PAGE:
GV Alumni Use Their PA Credentials for Good – Grand Valley Lanthorn

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A degree from GVSU’s Physician Assistant (PA) program allows alumni to work alongside other healthcare workers, while diagnosing and treating patients in their chosen area of ​​interest.

Andrew Massar, a 2008 undergraduate alumnus of GVSU, recently graduated from GVSU School of PA in December 2020. However, he did not always plan to enter the medical field.

“I first got a bachelor’s degree in business administration because I wasn’t quite sure what I wanted to do and thought it would be versatile,” Massar said.

After graduating, Massar worked in fields ranging from finance to logistics.

“In high school, I thought about doing medicine, but I wasn’t really sure,” Massar said. “After I graduated and worked for a while, I became more curious about it.”

In response to this curiosity, he followed two of his friends, a physician assistant and a nurse practitioner. These experiences sparked an increased interest for Massar, who began working part-time as a Certified Nursing Assistant (CNA) in addition to his full-time logistics job.

“Working in the hospital, I got to rub shoulders with physician assistants, doctors and nurses and I got to see hospital medicine,” Massar said.

During this experience, Massar realized that the medical field was where he wanted to be.

Following his decision, Massar began completing the necessary prerequisites for PA school at Grand Rapids Community College (GRCC) and GVSU.

Eventually, he quit his job and became a full-time nurse at Spectrum Health. Being a father of two while working two jobs, it took Massar five years to complete his prerequisites and apply for GVSU PA School.

He said he would recommend that students gain extensive outside experience in the field.

“I think it’s really important for people considering PA school to go through and get as much valuable experience in a medical setting as possible,” Massar said. “If they can spend time in a hospital and see what the labor is about, they will understand better.”

Currently, Massar works as an internal medicine assistant for Sparrow Hospital in Lansing, Michigan. In the hospital, Massar acts as the main service that manages the management of a panel of 13 patients.

This management involves ordering tests and images, consulting other specialties based on patient needs, and other things involving a patient’s treatment plan.

“I wanted to go into a specialty where I could practice a wide range of medicines and seeing a lot of different patient conditions and really using my training,” Massar said.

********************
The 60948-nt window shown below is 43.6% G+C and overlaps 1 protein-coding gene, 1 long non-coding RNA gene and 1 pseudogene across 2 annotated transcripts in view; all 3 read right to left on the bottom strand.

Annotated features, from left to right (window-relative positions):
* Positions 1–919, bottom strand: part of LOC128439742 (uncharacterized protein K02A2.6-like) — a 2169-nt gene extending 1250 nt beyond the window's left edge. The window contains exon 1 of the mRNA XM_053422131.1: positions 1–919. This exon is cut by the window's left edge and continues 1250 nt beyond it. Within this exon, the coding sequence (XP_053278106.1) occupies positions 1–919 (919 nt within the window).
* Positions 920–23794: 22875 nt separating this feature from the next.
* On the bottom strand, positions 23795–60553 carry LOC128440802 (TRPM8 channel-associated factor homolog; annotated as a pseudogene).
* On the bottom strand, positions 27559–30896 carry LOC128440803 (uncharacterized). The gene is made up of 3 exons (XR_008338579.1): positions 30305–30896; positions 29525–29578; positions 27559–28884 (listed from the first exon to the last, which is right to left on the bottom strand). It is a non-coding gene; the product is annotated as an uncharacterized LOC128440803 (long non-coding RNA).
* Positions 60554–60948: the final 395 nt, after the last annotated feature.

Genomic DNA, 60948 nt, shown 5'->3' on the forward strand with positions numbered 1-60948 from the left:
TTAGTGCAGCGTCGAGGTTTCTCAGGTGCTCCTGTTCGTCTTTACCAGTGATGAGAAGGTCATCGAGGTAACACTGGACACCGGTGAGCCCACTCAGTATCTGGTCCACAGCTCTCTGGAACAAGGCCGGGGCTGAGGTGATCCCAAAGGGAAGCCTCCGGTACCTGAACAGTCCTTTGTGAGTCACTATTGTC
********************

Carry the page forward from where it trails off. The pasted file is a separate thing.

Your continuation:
While this work is exciting for Massar, he said he wants students to know that the media portrayal of doctors and nurses is far from complete.

“You work within a system, so there’s a lot of documentation and a lot of social media issues that arise when it comes to dealing with patients,” Massar said. “We have patients who might be medically stable, but they might be homeless or have security issues at home or need psychiatric help. Often these people have nowhere to go, so we end up holding them in the hospital.

Despite the presence of social workers on site who devote their time to helping people in these exceptional circumstances, the need for a particular placement often exceeds the availability. Massar said that COVID-19 has only exacerbated this problem.

“When you launch, for example, a psychiatric diagnosis where someone needs inpatient care, there are very few inpatient psychiatric facilities, especially those that are available,” Massar said. “Social issues like these dictate how long a patient will stay in hospital.”

Jordan Wilson, a GVSU graduate with a bachelor’s degree in Allied Health Sciences before attending GVSU PA School, now works at Spectrum Health Psychiatric Urgent Care.

“I’ve always been interested in medicine, but I knew I didn’t want to spend eight years finish medical school, so PA school was a good middle ground,” Wilson said. “It’s good medical training in less time. It’s also very flexible, there’s a lot of variety in what I can do.

During her clinical rotations at GVSU’s PA School, Wilson was exposed to a variety of different practices, including surgery, emergency care, internal medicine, and psychiatry.

Psychiatry is a readily available position for Physician Assistants in the Grand Rapids area, not only because of high demand, but also because Spectrum Health Psychiatric Emergency Care is one of the few psychiatric emergencies in the country.

“I assess patients with psychiatric issues to determine a level of care for them,” Wilson said. “For example, do they have to come to the psychiatric hospital? Are they safe to handle outpatient care? Can we start some medications and schedule follow up with psychology or therapy? »

While working in psychiatry requires a lot of independent documentation, there is also a lot of hands-on work like observing patients and initiating treatment plans with them.

“As a psychiatric childminder in an urgent care facility, I am the provider someone sees on one of the worst days of their lives,” Wilson said. “Outpatient and inpatient providers typically see their patients while they are in some form of stability, so being someone to work with a patient on one of their worst days is very rewarding.”

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